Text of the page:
- Marc Benioff struggled in deciding whether or not to keep Salesforce’s contract with the Customs Border Patrol (CBP) after employee backlash last June, according to a recent interview with CNBC.
- “[Employees] ask me questions I don’t have the answer to and I don’t have the authority or understanding to be able to opine on,” Benioff said.
- Ultimately, Benioff decided to keep the contract in place, though he vowed that in the future, an internal team focused on ethics would make these types of judgment calls.
- Political organising groups who oppose the CBP contract tell Business Insider that they are still are not satisfied.
Government agencies are attractive customers to Silicon Valley tech companies peddling software and services that promise to modernise the cogs of bureaucracy.
But in an age of divisive public policy and rising employee activism, doing business with the government is not the slam dunk business deal it once was.
Benioff struggled with the decision to work with the Customs Border Patrol throughout last summer, he said in a recent interview with CNBC. And even after Benioff took steps to ensure that Salesforce is better prepared to address thorny issues like this in the future, the experience has left its mark on the company.
“What’s the right thing to do here?”
In June, more than 650 Salesforce employees sent an email to Benioff criticising the company’s contract with the Customs Border Patrol (CBP). “Given the inhuman separation from their parents currently taking place at the border, we believe that our core value of Equality is at stake and that Salesforce should re-examine our contractual relationship with CBP and speak out against its practices,” the letter said.
The Salesforce founder and co-CEO ultimately decided his company would keep its contract with the CBP – claiming that his company’s software was not used to separate families – though he”wrestled” with the judgment call for most of the last summer, according to a CNBC interview with Benioff .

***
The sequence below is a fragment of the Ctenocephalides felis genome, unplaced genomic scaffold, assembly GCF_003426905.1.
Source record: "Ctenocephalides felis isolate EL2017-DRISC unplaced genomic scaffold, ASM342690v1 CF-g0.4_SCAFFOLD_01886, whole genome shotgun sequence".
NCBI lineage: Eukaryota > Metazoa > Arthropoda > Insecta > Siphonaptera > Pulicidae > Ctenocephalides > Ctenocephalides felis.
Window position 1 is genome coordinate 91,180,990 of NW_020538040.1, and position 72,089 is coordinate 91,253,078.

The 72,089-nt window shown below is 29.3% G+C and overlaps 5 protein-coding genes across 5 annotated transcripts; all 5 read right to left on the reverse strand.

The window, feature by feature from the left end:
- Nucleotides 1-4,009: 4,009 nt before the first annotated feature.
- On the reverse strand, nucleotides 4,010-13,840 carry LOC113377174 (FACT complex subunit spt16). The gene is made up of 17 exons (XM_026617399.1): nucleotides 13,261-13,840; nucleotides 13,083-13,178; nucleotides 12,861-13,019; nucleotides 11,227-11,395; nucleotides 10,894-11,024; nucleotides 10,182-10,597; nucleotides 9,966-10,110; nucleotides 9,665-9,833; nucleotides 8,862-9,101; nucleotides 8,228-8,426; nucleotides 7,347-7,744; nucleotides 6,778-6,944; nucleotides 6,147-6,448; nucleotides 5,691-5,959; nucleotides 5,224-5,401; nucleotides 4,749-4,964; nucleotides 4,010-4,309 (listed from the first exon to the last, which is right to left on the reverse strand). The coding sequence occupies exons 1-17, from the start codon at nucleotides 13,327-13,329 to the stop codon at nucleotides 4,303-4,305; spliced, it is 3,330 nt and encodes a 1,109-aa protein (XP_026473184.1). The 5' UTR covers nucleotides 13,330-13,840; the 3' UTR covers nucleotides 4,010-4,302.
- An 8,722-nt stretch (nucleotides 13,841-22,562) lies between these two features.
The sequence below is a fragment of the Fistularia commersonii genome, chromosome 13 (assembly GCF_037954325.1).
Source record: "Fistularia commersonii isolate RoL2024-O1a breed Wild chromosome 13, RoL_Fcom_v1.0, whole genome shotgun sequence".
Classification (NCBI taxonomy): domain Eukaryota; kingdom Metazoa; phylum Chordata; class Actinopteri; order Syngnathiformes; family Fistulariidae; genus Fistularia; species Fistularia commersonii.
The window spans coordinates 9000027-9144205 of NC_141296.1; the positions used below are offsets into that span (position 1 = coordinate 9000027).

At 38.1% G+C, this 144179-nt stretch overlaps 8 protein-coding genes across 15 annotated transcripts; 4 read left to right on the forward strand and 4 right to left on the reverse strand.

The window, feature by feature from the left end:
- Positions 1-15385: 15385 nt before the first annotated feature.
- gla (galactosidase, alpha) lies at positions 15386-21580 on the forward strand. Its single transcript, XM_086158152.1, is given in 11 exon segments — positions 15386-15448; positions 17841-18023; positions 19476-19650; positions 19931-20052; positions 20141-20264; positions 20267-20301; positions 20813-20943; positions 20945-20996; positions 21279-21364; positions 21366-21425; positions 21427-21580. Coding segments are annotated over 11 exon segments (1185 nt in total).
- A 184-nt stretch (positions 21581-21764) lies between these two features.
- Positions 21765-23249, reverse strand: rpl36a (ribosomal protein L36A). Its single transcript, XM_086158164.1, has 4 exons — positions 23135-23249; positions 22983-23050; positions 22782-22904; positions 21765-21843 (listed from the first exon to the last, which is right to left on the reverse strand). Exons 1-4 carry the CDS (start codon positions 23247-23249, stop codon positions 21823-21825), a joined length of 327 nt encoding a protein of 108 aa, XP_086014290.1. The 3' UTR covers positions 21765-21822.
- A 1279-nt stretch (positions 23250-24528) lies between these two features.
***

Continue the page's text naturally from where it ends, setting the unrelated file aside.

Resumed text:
“[Employees] ask me questions I don’t have the answer to and I don’t have the authority or understanding to be able to opine on,” Benioff said in the interview.
After his decision, Benioff vowed never to put himself in that situation again. “I said I need a team that I can pivot to say, ‘What is the right thing to do here?’ And I’m like, it’s crazy that we don’t have a team like this,” he said.
According to the interview, Benioff tasked Salesforce’s Chief Equality Officer, Tony Prophet, with forming an internal team to own difficult ethics questions as they arise. Six months later, the group was complete with the hiring of Paula Goldman, the company’s first chief ethical and humane use officer.
“It takes political clarity”
The hiring of a chief ethical officer and the offloading of Benioff’s decision making in ethically-hairy situations, however, did not satisfy those who continue to oppose Salesforce’s contract with the CBP, like the political organising group Business Insider spoke to named Mijente.
Mijente met with Tony Prophet and other Salesforce executives in an off-the-record meeting at Salesforce Tower last November, but ultimately, their demands to cancel the contract were not met.
“I think Salesforce is calculating the political risks of it,” Mijente member Jacinta Gonzalez said in a recent interview with Business Insider. “I think even though they know that it’s wrong, even though they feel the pressure, I think standing up to the government in these times takes courage. And it takes political clarity. And I think they’re struggling with that decision.”
5 Mijente delegates came to San Francisco today to meet with Salesforce to discuss their contract w/ Border Patrol.
Leading up to today, Salesforce has tried to get us to sign an NDA so broad that we wouldn’t be able to say this meeting even existed.
We will NOT be silenced. pic.twitter.com/x5PikaYJ5A
— Mijente (@ConMijente) November 16, 2018
A Salesforce spokesperson told Business Insider: “We believe in a multi-stakeholder dialogue and that’s why we met with Mijente to hear their concerns.”
Benioff’s strife over the CBP contract, highlights the struggle tech companies face as they balance working with the government, which is an important part of their business, with their progressive, Silicon Valley ethos. Google, for instance, has been providing AI technology to the Pentagon but decided to not renew its contract after an internal uproar last March.
“You don’t want to be a CEO or co-CEO and all of the sudden you get a phone call, ‘I don’t agree with your ethics, I’m leaving,'” Benioff told CNBC. “I could not imagine if that actually happened. I’d be very upset.”
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